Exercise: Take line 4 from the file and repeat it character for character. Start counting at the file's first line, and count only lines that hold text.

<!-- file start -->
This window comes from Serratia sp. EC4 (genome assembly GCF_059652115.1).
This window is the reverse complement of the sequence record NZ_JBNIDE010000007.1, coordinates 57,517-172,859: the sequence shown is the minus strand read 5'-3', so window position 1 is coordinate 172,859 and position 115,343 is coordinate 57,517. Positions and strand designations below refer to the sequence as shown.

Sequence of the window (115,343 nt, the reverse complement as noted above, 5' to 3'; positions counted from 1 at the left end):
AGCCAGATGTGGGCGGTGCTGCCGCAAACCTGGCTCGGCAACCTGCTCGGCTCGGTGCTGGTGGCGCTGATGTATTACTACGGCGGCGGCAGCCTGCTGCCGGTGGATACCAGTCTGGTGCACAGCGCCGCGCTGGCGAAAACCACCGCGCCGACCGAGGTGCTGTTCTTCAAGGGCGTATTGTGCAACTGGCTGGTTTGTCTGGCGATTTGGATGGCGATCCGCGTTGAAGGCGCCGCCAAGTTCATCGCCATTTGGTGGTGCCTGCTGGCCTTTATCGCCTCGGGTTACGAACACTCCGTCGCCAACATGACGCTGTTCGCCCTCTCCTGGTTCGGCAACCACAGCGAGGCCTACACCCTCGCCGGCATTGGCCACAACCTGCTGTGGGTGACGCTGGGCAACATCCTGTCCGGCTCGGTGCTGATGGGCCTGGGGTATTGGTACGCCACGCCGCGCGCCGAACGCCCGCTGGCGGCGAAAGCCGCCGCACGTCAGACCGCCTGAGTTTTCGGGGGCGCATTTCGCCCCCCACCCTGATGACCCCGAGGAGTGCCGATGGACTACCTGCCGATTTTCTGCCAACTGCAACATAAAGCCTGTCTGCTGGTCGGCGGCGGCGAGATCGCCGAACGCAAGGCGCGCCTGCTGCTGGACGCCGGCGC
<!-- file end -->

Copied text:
AGCCAGATGTGGGCGGTGCTGCCGCAAACCTGGCTCGGCAACCTGCTCGGCTCGGTGCTGGTGGCGCTGATGTATTACTACGGCGGCGGCAGCCTGCTGCCGGTGGATACCAGTCTGGTGCACAGCGCCGCGCTGGCGAAAACCACCGCGCCGACCGAGGTGCTGTTCTTCAAGGGCGTATTGTGCAACTGGCTGGTTTGTCTGGCGATTTGGATGGCGATCCGCGTTGAAGGCGCCGCCAAGTTCATCGCCATTTGGTGGTGCCTGCTGGCCTTTATCGCCTCGGGTTACGAACACTCCGTCGCCAACATGACGCTGTTCGCCCTCTCCTGGTTCGGCAACCACAGCGAGGCCTACACCCTCGCCGGCATTGGCCACAACCTGCTGTGGGTGACGCTGGGCAACATCCTGTCCGGCTCGGTGCTGATGGGCCTGGGGTATTGGTACGCCACGCCGCGCGCCGAACGCCCGCTGGCGGCGAAAGCCGCCGCACGTCAGACCGCCTGAGTTTTCGGGGGCGCATTTCGCCCCCCACCCTGATGACCCCGAGGAGTGCCGATGGACTACCTGCCGATTTTCTGCCAACTGCAACATAAAGCCTGTCTGCTGGTCGGCGGCGGCGAGATCGCCGAACGCAAGGCGCGCCTGCTGCTGGACGCCGGCGC